So there you have it—a roll call of establishment British clothiers. Exactly the names you would expect from a conservative, moneyed woman in her seventies who isn't given to disporting herself on the smart costas or visiting the snazzier fleshpots of the world, but whose prime interests outside her job revolve around her family, her homes, her horses, and, of course, the British countryside.

 

Quintessentially English

 

What follows is a highly selective, extremely opinionated, and very incomplete list of the places, people, and things Lucia van der Post considers to be quintessentially English.

MAGAZINES The World of Interiors, The Face, i-D.

LONDON SHOPS Liberty, The Cross, Story, Marks & Spencer, Heywood Hill, Butler & Wilson, David Gill, Bennison Fabrics, Connolly, The General Trading Company, Peter Jones, Celia Birtwell, Cath Kidston, Architectural Salvage.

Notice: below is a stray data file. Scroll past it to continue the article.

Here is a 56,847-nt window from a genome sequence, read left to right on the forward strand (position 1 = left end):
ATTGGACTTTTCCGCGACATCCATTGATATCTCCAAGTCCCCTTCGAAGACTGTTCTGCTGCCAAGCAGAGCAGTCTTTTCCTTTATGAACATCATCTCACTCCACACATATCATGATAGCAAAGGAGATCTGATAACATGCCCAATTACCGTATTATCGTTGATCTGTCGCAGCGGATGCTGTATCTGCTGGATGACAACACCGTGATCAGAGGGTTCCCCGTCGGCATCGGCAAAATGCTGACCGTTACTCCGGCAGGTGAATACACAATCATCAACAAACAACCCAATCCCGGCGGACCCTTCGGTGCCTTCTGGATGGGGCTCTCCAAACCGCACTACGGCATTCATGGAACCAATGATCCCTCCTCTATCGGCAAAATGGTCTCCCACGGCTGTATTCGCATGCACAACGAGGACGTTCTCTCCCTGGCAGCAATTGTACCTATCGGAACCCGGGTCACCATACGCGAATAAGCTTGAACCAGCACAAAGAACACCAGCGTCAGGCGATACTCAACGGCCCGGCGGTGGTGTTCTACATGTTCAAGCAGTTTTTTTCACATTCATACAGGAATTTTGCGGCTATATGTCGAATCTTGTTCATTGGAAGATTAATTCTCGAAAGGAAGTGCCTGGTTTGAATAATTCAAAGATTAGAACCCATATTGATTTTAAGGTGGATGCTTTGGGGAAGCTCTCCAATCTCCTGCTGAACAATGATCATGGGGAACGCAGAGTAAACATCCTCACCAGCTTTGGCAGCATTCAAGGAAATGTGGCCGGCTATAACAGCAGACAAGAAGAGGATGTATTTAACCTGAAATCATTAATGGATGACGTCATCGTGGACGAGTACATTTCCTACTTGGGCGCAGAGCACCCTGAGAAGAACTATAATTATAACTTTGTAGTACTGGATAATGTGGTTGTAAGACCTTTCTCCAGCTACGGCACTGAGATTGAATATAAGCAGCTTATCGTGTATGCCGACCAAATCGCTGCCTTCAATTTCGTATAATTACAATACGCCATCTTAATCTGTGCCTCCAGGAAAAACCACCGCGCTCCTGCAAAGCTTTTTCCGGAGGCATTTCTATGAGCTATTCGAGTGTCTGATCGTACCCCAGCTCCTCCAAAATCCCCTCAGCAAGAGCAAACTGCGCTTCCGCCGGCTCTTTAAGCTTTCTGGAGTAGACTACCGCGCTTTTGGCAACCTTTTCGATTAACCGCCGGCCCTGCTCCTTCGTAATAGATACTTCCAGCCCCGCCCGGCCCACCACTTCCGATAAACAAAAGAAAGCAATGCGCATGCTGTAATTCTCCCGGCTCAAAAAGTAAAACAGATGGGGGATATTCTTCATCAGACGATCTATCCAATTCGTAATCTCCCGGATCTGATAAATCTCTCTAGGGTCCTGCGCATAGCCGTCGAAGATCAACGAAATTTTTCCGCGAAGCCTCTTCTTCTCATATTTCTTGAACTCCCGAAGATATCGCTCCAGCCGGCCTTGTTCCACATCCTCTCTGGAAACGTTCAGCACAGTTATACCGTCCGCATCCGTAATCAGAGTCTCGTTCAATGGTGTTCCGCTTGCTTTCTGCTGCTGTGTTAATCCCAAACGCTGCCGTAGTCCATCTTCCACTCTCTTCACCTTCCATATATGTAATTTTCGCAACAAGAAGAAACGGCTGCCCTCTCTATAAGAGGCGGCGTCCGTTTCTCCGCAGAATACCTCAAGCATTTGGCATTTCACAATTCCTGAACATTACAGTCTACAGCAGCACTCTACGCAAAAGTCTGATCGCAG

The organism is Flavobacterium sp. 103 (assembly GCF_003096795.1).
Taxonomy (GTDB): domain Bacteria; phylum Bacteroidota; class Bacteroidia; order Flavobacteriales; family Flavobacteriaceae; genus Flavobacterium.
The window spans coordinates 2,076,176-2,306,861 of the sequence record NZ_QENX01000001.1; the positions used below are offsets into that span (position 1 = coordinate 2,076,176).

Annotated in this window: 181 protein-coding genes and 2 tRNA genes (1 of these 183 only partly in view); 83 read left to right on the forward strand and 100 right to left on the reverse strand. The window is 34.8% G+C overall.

DESIGNERS Vivienne Westwood, Paul Smith, Lulu Guinness, Manolo Blahnik, Ron Arad, Danny Lane, Tom Dixon, Matthew Hilton, Stella McCartney, John Galliano, Phoebe Philo, Luella Bartley, Alexander McQueen, Nicky Haslam, Philip Treacy, Selina Blow, Patrick Cox.

PRODUCTS Aga stoves, Bentley cars, Smythson's stationery, Chesterfields, the Tomb Raider computer game, Launer handbags, Pringle sweaters.

LONDON RESTAURANTS The Ivy, Bibendum, Kensington Place, Wiltons, J. Sheekey; The Riverside Café and Restaurant in Bridport, Dorset.

PERSONALITIES Lord Glenconner, Boy George, the Duke of Norfolk.

BOOKS Hons and Rebels by Jessica Mitford, 1066 and All That by W.C. Sellar & R.J. Yeatman, Brideshead Revisited by Evelyn Waugh, Churchill by Roy Jenkins, Eminent Victorians by Lytton Strachey, Kim by Rudyard Kipling, The Man of Property (The Forsyte Saga) by John Galsworthy, The English by Jeremy Paxman, Alan Clark's Diaries, Woodrow Wyatt's Journals.